In February, our district will host a Family Literacy Night. Each English teacher has been charged with designing with an original activity that kids and parents can participate in together. There will be two sessions of twenty-five minutes each.
The buzz around this on the middle school level is all about finding ways to make this evening both attractive and relevant to our “tweens” who outwardly disdain structured evenings they perceive as forced family fun, but who none the less relish non-threatening competitive situations.
To this end, I channeled my inner game show host and came up an activity that is part Mad-Libs, part Wipe-Out, part America’s Got Talent.
At first, the thought was just an amorphous blob that entered my idle brain on the bike path my husband and I walk every day. I could set up stations and have kids and families work through a series of activities centered on middle school level literacy. OK, but then what?
Somewhere between Mile One and Mile Two, the idea became a vision and Mrs. Di’s Literacy Challenge was born.
Here’s what I came up with:
- The Scene: Kids and parents will enter the classroom and find five stations, each centered on a specific writing task: Characterization, Setting, Conflict, Writing From a Visual Prompt, Poetry. At each station, there will be an easel where teams will see a starter sentence. Also at each station will be a Cheat Sheet where teams find reminders about literacy terms (figurative language, antonyms, synonyms, parts of speech). Kids and parents will be divided into random teams. Here, too, teams will find Challenge Cards that will direct them to complete a literacy task by adding onto the existing text on the easel.
- The Object: By working as a team, to create a group text that satisfies the demands of the assigned challenges and by the end of the session, we have five “texts” to read aloud and laugh about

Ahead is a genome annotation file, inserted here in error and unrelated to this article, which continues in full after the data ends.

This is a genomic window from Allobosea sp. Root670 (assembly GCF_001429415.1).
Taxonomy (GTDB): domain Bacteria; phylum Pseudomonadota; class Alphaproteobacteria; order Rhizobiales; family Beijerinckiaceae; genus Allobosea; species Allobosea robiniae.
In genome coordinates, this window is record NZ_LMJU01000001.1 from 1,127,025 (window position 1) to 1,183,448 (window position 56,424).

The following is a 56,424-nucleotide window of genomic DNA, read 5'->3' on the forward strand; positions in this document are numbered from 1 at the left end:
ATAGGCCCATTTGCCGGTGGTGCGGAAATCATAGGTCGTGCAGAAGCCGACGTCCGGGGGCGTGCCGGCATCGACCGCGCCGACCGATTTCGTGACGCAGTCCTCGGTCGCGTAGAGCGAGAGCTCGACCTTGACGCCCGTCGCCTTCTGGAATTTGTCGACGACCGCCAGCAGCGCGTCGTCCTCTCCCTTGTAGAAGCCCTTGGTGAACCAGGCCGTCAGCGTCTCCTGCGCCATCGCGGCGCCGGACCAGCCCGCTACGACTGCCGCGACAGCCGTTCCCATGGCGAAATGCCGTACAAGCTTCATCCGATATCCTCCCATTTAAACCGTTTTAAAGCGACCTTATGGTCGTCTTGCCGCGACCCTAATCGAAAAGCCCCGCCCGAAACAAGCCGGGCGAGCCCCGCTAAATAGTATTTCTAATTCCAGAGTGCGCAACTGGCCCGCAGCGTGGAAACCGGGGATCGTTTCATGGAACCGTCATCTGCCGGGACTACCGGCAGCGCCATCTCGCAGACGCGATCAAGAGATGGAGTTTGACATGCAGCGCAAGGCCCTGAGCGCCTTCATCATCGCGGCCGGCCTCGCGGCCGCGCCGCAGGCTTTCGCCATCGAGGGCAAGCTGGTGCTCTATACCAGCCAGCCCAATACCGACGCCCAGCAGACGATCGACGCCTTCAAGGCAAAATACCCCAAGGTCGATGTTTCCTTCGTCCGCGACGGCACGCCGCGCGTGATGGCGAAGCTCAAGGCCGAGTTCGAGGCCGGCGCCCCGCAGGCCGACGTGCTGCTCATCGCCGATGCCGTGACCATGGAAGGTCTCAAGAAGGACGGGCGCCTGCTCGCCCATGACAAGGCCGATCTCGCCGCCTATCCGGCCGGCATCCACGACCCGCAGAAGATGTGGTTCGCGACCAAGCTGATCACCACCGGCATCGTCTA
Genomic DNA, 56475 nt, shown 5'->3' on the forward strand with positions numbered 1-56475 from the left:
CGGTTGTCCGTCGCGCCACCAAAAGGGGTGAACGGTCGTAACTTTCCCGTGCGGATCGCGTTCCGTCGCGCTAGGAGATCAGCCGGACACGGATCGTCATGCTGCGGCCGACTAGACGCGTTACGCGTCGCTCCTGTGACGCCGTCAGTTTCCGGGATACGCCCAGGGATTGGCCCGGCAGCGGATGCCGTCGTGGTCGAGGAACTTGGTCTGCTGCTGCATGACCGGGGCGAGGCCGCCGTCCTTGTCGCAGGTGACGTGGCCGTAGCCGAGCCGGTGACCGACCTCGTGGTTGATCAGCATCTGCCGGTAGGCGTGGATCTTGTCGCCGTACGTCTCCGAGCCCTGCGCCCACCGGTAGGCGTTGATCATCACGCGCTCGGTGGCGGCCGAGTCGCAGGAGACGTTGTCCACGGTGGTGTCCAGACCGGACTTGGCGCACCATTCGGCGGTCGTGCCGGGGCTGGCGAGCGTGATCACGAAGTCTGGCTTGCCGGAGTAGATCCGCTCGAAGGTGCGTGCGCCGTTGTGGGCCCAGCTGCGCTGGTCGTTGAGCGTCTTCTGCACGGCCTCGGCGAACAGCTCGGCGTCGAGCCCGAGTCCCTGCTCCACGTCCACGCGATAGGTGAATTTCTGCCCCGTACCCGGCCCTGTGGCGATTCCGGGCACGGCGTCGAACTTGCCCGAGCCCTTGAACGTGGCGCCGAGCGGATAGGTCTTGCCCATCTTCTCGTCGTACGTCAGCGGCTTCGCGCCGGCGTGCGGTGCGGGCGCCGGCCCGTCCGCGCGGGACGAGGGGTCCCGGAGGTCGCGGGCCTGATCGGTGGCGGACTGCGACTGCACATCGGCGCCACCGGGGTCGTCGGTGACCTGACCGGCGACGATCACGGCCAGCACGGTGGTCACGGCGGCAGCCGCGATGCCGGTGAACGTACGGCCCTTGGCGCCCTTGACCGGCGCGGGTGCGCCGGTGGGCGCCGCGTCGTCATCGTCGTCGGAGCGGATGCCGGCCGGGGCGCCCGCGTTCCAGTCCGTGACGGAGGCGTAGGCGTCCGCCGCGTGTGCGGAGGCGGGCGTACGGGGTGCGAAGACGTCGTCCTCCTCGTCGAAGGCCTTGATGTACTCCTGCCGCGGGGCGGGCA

Literacy Challenge Ground Rules
Each team will be assigned a color and their additions to the stories or poems will be written in that color. Assign one team member with legible handwriting to be the recorder.
There are five different stations, each with a title, each with story starter already written.
Teams will work from station to station to add on to what is already started on the easel. To do this, teams must work together and listen to one another. This is a collaborative effort.
Upon arriving at each station, teams will take a Challenge card, read it and decide how best to complete the given challenge. Then the team will add their work to the existing text. Time at the stations is limited to five minutes. When the timer sounds, the teams must move onto the next station.
When every team has visited each station and is back where they began, we will read aloud the stories and poems.
There is a “cheat sheet” at each station to help teams with the challenges by defining terms used on the cards.
I used card stock paper and created a template of four cards, each with the same title and nothing on the back. I then made twenty-five copies this template, again on card stock paper, giving me a total of 100 cards.
I cut out the cards and started coming up with literacy tasks for each station. The toughest part of this has been coming up with enough accessible and relevant tasks for each station.
If it seems like a ton of work, it is. But the great thing about the Challenge is that it can be adapted and used as a classroom activity, too.